My husband had come home from a long day of work, the kids were already in bed, his dinner was cold, and so was his wife. Not literally, just in her soul. With every minute that ticked away on the clock, I’d transformed from happy Caroline into a true ice queen, with death icicles that shot out from my eyes like lasers. He was very late, and I took it very personally. Two steps in the door, he looked at me apologetically as his phone rang again. I made plans to go full-on Elsa the second that phone call was finished.
But as I listened to his half of the conversation, I was struck: Oh man, he’s been through a lot today. Not only that, but it was clear that his late arrival had nothing to do with me or his affections for me. As my icy heart began to melt, I mentally chastised myself for my lack of compassion. That phone call was God’s grace to me, a forced pause offering me insight into the true nature of his day.
But what about when we aren’t offered that insight? What about when a friend forgets your birthday, a parent says something that offends you, your pastor fails to greet you in the church lobby, or your kid behaves embarrassingly, and you have no context for why he or she did that?
Friend, in those moments of offense when we are not offered the insight we need to easily extend compassion, we can do something radical: extend compassion anyway. This beautiful gift is called the Benefit of the Doubt.
I mean, sure, everyone likes chocolate, fuzzy socks, and the heart candies that taste like chalk (okay, maybe we don’t really like those), but truly, the best gift you can give someone for Valentine’s Day—or any day—is the benefit of the doubt.
The benefit of the doubt is the common grace displayed in our judicial system (“innocent until proven guilty”) but without that sticky business of trying to build a case and prove guilt. Essentially, it is a generous presumption of innocence accompanied by a refusal to investigate. The benefit of the doubt says: He probably didn’t mean it that way; She didn’t intend to hurt my feelings; They probably weren’t trying to be malicious.
Offering the benefit of the doubt might feel like one of the steps in How to Become a Doormat, but it’s actually a strong, gospel-centered act for three reasons:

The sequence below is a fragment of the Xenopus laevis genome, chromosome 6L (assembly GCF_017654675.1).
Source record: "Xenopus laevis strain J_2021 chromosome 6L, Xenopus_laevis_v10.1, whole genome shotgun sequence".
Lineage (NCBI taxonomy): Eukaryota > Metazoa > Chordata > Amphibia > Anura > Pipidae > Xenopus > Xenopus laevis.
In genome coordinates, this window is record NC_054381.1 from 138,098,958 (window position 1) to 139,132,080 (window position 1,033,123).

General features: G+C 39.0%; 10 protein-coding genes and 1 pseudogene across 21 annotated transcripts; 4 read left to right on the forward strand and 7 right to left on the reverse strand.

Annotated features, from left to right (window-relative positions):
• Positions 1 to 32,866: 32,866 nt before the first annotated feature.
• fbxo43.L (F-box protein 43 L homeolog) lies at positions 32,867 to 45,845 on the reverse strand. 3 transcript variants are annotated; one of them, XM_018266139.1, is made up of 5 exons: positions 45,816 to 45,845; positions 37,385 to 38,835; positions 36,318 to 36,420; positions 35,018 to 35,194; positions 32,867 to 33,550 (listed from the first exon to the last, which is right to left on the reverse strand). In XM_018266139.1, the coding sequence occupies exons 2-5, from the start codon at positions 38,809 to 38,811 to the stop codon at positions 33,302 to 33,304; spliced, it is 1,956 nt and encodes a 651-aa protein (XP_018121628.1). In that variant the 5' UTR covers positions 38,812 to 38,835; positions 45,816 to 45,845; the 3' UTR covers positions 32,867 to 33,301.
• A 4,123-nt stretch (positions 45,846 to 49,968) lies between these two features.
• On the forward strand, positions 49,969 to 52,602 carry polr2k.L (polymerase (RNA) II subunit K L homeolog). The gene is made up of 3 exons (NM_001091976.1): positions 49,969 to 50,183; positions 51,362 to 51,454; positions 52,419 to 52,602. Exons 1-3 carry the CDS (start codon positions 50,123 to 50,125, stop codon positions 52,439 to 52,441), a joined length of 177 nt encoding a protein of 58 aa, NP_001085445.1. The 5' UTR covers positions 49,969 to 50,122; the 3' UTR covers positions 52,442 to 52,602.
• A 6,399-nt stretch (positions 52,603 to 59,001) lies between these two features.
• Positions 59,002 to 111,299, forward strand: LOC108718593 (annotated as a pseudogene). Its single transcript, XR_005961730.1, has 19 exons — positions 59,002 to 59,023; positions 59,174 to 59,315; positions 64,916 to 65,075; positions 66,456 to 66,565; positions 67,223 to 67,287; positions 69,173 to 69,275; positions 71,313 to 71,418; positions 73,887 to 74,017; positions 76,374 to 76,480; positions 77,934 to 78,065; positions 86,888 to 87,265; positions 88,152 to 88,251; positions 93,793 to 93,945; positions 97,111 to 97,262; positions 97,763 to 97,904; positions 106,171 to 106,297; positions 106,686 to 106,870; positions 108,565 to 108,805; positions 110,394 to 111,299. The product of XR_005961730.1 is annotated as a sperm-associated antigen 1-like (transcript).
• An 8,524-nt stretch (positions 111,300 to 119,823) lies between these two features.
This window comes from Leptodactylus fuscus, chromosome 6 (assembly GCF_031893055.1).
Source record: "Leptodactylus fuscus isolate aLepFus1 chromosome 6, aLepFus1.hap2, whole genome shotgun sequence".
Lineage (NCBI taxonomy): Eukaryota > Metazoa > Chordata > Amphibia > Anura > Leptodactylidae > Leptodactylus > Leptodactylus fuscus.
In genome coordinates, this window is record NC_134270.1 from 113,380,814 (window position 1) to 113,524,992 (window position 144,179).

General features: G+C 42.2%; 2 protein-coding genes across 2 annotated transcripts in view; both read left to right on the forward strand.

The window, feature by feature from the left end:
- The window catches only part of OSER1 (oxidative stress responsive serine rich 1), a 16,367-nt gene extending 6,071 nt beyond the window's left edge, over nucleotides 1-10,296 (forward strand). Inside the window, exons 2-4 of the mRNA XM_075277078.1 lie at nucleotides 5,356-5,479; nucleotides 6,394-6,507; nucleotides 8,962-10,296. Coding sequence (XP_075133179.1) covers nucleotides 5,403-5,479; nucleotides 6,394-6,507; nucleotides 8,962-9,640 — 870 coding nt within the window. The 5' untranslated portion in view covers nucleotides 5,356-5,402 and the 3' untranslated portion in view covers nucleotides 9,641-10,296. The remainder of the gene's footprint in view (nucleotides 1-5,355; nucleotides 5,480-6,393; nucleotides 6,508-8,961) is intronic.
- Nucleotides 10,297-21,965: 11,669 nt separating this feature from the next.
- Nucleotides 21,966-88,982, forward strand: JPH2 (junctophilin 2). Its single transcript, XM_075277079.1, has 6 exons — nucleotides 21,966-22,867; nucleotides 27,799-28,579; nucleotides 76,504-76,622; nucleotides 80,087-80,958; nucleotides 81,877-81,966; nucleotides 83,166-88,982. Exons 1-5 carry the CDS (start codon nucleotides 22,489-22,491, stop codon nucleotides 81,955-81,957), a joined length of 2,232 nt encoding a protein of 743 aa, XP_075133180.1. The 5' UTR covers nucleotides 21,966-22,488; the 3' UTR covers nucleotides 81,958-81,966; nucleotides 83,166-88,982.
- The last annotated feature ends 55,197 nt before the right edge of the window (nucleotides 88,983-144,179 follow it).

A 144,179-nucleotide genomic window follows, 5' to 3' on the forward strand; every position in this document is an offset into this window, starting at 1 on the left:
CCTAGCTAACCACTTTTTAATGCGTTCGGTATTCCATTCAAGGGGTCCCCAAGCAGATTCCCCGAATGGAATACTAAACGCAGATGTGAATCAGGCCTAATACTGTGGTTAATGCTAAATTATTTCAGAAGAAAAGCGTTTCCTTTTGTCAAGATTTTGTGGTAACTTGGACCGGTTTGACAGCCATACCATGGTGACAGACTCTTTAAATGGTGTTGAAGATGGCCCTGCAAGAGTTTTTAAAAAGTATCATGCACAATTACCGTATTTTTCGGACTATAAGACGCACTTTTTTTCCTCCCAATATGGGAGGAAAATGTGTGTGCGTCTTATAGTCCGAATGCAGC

It Is an Act of Humility
When we offer the benefit of the doubt, it is our humble acknowledgment that only God can see the heart (1 Samuel 16:17). When we start to presume that we understand others’ motivations for their behavior, we are in dangerous devil territory, because it means we think we are like God. Pride is at work because though the Bible teaches that God is the only judge, we have set ourselves up as judge (James 4:12). When we humbly offer our offender the benefit of the doubt, we recognize God’s rightful place on the judicial bench, and we recognize our rightful place as His faithful servant, called to love, redeemed only by His grace.
It Is a Reflection of God’s Grace
In the parable of the unmerciful servant (Matthew 18:21-35), a man fails to be generous in a small way when he himself has received exponential generosity. To this man, the master angrily says, “You wicked servant! I forgave you all that debt because you pleaded with me. And should not you have had mercy on your fellow servant, as I had mercy on you?” When we generously refuse to hold offense against another person, it honors God and is a small reflection of the favor we ourselves have received from Him. If you are struggling to extend grace to another, consider: Do I fully grasp the grace that God has extended to me? Oh, what a worthwhile pursuit it is to investigate God’s grace towards us!
It Is Freeing
The mental work it takes to build a case against someone and to bear the anger the perceived offense warrants is like Cross-Fit for your soul—really exhausting. Your soul has important work to do, but it is not this work. When you refuse to do that particular heavy lifting, you free your energy for what actually matters: loving God and loving others. Both parties benefit from the gift of the benefit of the doubt—the offender is unburdened from explanation and free to enjoy relationship with you, if appropriate, and you are free to rest in the grace you have in Christ and enjoy relationship with Him and your offender, if appropriate. Furthermore, you have the freedom to pursue the better work of ministering to them. “How have you been doing?” may be just the question to ask to uncover the hardships they are facing.
As we faithfully engage the world around us, offenses are inevitable, even with those who love us dearly. But when an offense occurs, we have the opportunity to offer the gift of the benefit of the doubt and do the holiest work there is—love.
“Love is patient and kind; love does not envy or boast; it is not arrogant or rude. It does not insist on its own way; it is not irritable or resentful; it does not rejoice at wrongdoing, but rejoices with the truth. Love bears all things, believes all things, hopes all things, endures all things” 1 Corinthians 13:4-7 (ESV).
That night when God convicted me to do the hard, holy work of love, I put down my ice queen crown, my anger, and demands for explanation. Instead, I offered my husband the affection and safety he needed. Somehow that night, our home felt brighter and warmer. The shift in atmosphere was a palpable lesson: The benefit of the doubt is often the best gift I can give.
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